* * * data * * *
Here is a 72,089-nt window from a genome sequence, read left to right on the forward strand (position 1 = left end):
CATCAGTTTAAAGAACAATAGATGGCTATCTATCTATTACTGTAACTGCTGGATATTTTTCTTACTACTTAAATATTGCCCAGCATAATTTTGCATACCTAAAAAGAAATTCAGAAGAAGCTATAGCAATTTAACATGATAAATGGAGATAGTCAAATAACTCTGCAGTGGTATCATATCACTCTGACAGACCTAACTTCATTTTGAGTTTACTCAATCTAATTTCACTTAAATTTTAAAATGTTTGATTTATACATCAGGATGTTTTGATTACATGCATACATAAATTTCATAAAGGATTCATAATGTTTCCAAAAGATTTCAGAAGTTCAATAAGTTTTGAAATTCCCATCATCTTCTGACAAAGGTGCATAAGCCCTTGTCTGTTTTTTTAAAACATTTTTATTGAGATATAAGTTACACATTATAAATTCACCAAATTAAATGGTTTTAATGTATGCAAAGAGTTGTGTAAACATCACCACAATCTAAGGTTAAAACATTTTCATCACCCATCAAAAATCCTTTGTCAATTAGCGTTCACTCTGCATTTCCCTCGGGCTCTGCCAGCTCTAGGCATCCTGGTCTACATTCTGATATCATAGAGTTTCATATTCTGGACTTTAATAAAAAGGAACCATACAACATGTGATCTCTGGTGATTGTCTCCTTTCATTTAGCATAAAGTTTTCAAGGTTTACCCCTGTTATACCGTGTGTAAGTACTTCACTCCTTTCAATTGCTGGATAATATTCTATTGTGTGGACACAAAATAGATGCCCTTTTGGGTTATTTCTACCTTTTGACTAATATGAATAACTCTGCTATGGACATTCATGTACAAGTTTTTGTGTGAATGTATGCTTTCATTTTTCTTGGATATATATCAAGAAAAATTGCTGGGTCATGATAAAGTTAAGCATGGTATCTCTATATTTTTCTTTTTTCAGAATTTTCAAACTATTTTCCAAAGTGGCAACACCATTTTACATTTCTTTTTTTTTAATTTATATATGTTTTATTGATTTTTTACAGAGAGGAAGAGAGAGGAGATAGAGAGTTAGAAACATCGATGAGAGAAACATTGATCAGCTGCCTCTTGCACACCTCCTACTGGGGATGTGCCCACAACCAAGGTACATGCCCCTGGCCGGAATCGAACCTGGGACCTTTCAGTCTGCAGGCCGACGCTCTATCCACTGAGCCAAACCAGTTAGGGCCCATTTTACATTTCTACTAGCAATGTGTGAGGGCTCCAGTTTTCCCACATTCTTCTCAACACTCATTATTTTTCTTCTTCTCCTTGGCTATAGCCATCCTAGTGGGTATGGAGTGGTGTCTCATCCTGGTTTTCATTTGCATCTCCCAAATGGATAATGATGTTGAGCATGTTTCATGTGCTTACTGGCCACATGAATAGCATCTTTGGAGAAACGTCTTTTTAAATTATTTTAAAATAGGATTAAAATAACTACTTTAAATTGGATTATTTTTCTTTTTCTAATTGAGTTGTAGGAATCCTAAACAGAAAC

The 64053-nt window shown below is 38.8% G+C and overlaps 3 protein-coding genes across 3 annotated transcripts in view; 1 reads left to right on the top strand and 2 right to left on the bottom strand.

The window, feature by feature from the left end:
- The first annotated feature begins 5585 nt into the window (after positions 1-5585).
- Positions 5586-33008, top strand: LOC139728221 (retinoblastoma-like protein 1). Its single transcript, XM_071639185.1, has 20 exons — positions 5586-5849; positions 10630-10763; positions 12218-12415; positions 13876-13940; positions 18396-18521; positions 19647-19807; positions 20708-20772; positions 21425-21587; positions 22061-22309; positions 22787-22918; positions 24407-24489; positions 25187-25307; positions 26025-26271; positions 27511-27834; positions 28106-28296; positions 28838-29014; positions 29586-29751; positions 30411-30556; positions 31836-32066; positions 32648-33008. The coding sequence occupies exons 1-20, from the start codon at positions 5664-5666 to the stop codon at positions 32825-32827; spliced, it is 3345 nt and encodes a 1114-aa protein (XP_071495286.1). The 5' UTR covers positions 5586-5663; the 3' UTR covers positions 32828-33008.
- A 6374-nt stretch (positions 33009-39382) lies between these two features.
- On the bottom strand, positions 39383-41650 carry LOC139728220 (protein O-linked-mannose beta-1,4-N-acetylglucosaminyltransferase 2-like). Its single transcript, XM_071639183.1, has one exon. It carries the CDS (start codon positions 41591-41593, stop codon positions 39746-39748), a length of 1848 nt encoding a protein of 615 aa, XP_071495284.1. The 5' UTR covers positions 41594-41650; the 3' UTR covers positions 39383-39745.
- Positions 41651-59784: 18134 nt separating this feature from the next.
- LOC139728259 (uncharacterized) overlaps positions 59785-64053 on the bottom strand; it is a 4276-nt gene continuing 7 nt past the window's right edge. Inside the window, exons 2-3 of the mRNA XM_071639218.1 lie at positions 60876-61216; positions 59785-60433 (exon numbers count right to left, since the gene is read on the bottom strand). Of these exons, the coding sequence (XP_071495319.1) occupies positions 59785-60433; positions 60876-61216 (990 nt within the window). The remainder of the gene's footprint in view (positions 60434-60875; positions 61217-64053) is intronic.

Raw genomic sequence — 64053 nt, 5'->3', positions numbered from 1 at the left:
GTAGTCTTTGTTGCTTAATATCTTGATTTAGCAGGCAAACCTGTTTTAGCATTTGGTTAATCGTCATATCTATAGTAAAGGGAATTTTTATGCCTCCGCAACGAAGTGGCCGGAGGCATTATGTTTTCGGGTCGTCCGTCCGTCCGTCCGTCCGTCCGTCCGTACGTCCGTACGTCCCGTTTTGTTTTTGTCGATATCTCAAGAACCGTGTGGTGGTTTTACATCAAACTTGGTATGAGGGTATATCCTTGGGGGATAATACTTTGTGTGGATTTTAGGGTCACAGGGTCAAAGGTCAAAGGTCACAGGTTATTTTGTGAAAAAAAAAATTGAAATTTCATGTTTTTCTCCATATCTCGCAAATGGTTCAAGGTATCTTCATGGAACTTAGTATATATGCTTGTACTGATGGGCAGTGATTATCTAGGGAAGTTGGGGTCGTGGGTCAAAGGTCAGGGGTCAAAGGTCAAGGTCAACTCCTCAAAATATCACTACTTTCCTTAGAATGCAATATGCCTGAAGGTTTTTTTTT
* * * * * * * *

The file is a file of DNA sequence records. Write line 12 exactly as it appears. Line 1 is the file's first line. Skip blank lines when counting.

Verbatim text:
GTAGTCTTTGTTGCTTAATATCTTGATTTAGCAGGCAAACCTGTTTTAGCATTTGGTTAATCGTCATATCTATAGTAAAGGGAATTTTTATGCCTCCGCAACGAAGTGGCCGGAGGCATTATGTTTTCGGGTCGTCCGTCCGTCCGTCCGTCCGTCCGTCCGTACGTCCGTACGTCCCGTTTTGTTTTTGTCGATATCTCAAGAACCGTGTGGTGGTTTTACATCAAACTTGGTATGAGGGTATATCCTTGGGGGATAATACTTTGTGTGGATTTTAGGGTCACAGGGTCAAAGGTCAAAGGTCACAGGTTATTTTGTGAAAAAAAAAATTGAAATTTCATGTTTTTCTCCATATCTCGCAAATGGTTCAAGGTATCTTCATGGAACTTAGTATATATGCTTGTACTGATGGGCAGTGATTATCTAGGGAAGTTGGGGTCGTGGGTCAAAGGTCAGGGGTCAAAGGTCAAGGTCAACTCCTCAAAATATCACTACTTTCCTTAGAATGCAATATGCCTGAAGGTTTTTTTTT